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How effective are film schools?

Fierce competition fuels enrollment

In the current job market, it’s tougher than ever for graduates to start their careers. But the hurdles are especially difficult for anyone hoping to enter the entertainment business, where competition is fierce and a few success stories of teenage millionaires sets up unrealistic expectations for grads.

Programs as diverse as Boston U. in Los Angeles; high-school prep course Inner-City Filmmakers; the nonprofit Ghetto Film School; and Los Angeles County High School for the Arts have different approaches to training youngsters about the industry.

All agree, however, that the thing students need most is something that can’t be taught.

“You need a lot of drive and endurance to have a filmmaking career, and sometimes students think that they’re going to instantly make it at 18 or 19,” says Jon Artigo, film department chair for LACHS for the Arts. “The reality is that you may be in your 30s, 40s or beyond before you get a really big break, and you have to figure out a way to make a creative life work until that point.”

But in the meantime, does the training in any such program help students get jobs?

“We’re really in the attitude and life skills business,” says Bill Linsman, director of Boston U. in Los Angeles and associate professor in the department of film and television. “Our students come out to Los Angeles when they’re at least juniors and do two internships and take courses, so they’re immersed in the entertainment business here.”

The program relies on an alumni network of Boston U. grads at work in the industry, including Jason Alexander, Emily Deschanel, writer Corinne Brinkerhoff, Lauren Schuler Donner, Michael Chiklis and CBS entertainment prexy Nina Tassler. Those leads help undergrads by supplying a stream of internship opportunities, meeting with students studying in Los Angeles and speaking to classes about their work in the industry.

Linsman estimates that 80%-90% of the students find jobs related to the business.

However, it doesn’t come cheap. The cost for a fall or spring semester internship program with BU in Los Angeles is $24,564 for the 2011-12 school year; the cost to do a summer 2011 internship program in L.A. is $13,100.

Nonprofit programs offer a less expensive route for students who may not have had to the opportunity to go directly to college after high school. Inner-City Filmmakers was founded in Los Angeles by Fred Heinrich after the Los Angeles riots in 1992.

Heinrich, who had been a successful editor for years, noticed that the only people who applied for positions when he had an opening at Wildwood Films came from a narrow background. “To be blunt, all the applicants were white and male,” Heinrich says. “I think the film industry is one that has good jobs that pay well and that if we (give) people from different backgrounds the opportunity to get experience, they have a chance at a better life.”

The program accepts students ages 17-22. More than 75% are from families who have recently immigrated to the U.S. Roughly 33% are female, better than 60% are Latino and more than 20% are black.

While full cost of the program is $18,375, few pay that much. The vast majority of participants are on full scholarship; others pay based on income level. Long-time sponsors who help fund the program include the Hollywood Foreign Press Assn., CAA and the Academy of Motion Picture Arts and Sciences.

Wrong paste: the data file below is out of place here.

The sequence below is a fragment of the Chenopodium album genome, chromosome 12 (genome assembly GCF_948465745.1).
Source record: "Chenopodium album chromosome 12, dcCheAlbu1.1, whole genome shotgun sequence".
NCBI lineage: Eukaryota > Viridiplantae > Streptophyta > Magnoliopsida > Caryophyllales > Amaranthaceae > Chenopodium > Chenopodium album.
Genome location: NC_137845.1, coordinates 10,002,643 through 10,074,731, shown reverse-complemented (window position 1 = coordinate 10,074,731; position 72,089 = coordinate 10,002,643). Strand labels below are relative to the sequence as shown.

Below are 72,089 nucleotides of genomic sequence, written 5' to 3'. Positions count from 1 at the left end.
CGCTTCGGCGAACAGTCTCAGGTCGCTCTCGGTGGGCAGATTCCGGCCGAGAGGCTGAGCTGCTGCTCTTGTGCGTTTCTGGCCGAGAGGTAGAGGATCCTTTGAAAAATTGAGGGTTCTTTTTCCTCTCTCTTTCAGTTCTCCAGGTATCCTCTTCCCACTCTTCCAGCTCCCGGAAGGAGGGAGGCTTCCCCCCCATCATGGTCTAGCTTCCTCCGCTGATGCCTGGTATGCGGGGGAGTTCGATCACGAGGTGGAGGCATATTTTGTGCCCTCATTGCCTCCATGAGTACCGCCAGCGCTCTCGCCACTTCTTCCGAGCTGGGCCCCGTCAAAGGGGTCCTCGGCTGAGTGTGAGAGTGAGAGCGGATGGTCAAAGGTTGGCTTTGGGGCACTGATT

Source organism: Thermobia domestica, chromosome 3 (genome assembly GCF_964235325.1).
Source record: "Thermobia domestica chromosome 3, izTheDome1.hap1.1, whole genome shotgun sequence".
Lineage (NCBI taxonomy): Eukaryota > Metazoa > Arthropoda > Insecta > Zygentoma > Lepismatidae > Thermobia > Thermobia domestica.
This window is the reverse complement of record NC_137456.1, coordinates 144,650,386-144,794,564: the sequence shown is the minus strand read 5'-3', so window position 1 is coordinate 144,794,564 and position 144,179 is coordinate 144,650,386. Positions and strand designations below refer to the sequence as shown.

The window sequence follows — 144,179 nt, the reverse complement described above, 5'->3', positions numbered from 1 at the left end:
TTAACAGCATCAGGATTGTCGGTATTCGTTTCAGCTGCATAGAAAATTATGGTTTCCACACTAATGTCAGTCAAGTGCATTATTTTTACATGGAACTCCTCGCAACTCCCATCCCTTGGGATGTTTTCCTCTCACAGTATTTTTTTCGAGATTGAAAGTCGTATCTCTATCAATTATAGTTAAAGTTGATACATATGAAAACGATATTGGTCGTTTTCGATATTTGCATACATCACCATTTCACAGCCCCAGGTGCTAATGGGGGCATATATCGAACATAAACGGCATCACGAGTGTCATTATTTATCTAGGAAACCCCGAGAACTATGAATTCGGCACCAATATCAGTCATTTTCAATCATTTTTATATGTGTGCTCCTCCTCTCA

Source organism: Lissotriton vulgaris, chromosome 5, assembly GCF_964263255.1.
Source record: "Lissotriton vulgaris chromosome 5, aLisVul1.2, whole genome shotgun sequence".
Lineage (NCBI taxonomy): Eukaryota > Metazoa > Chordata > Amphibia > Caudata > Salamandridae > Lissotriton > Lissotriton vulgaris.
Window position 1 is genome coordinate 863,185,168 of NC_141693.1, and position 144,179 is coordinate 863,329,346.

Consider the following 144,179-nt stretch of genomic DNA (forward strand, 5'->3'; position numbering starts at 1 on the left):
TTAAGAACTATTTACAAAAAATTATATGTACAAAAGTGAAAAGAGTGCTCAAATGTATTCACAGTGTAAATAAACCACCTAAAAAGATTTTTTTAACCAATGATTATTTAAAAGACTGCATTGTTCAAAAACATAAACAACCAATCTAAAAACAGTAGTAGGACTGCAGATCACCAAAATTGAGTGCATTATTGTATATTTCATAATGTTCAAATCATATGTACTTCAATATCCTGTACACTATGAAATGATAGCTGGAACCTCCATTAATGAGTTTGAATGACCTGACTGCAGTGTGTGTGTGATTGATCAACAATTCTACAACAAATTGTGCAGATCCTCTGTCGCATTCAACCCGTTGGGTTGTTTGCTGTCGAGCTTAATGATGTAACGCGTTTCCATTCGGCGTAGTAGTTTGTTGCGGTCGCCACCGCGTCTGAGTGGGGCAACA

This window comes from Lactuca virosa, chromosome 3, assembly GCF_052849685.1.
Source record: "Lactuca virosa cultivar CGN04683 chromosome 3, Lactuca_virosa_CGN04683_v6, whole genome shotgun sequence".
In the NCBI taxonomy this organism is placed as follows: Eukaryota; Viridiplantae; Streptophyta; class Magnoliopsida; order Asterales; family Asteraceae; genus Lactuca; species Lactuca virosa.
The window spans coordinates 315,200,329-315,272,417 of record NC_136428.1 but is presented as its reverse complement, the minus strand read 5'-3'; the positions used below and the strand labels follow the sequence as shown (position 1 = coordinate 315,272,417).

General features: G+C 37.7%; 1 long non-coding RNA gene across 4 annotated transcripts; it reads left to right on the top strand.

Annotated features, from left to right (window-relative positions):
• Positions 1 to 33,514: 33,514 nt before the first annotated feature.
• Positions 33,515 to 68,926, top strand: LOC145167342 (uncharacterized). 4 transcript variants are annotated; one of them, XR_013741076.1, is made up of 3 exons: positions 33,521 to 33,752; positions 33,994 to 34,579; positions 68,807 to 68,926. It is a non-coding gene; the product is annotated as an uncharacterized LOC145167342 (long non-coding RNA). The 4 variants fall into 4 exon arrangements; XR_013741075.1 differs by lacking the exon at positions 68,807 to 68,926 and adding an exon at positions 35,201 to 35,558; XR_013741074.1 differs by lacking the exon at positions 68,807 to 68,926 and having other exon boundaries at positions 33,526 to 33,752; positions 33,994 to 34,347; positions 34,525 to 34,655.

Inner-City takes on between 30 and 40 students for its intensive summer program — a kind of boot camp where students take classes or work on projects daily. Those who complete the summer program graduate, and can attend intermediate and advanced courses in the winter and spring for free.

School alumni include “Monster House” director Gil Kenan, though most who have found work are in below-the-line positions, and have worked on films including “Mr. Popper’s Penguins,” “2012,” “Tron Legacy” and “Battle Los Angeles.”

“We’re here to help them build skills like networking, teach them how to go on a job interview and have good attitude at work,” he adds. “Our students find work as animators, assistant editors and digital artists, but we encourage all of them to go on to college.”

Ghetto Film School, another nonprofit program, was started in New York and consists of a 15-month, three-course immersion program for students ages 14-21. Students must audition to become part of the highly competitive fellows program, but once they’re in, they’re often able to meet with helmers like Spike Jonze and Mark Romanek through their classwork.

Students don’t pay to participate in the program but they have to go through a rigorous admissions process.

“The students who come to us already have a passion for storytelling,” says Ghetto Film School president and founder Joe Hall. “I think we’re here to help them find out how they want to do that in their lives..”

Artigo agrees. He believes learning to collaborate with other students and learning to carefully plan and execute a shoot are abilities students need regardless of where they go professionally.

In the meantime, L.A. County High School for the Arts’ program can put cameras in the hands of its students and give them the chance to go out and create. And though filmmaking is not yet a major area of concentrated study at the high school, Artigo believes it will become one in the next few years.

“We’ve had tremendous support from companies like Warner Bros. for this program and that only makes sense,” says Artigo. “They’re just as interested in finding the next generation of great filmmakers as these kids are interested in becoming filmmakers.”

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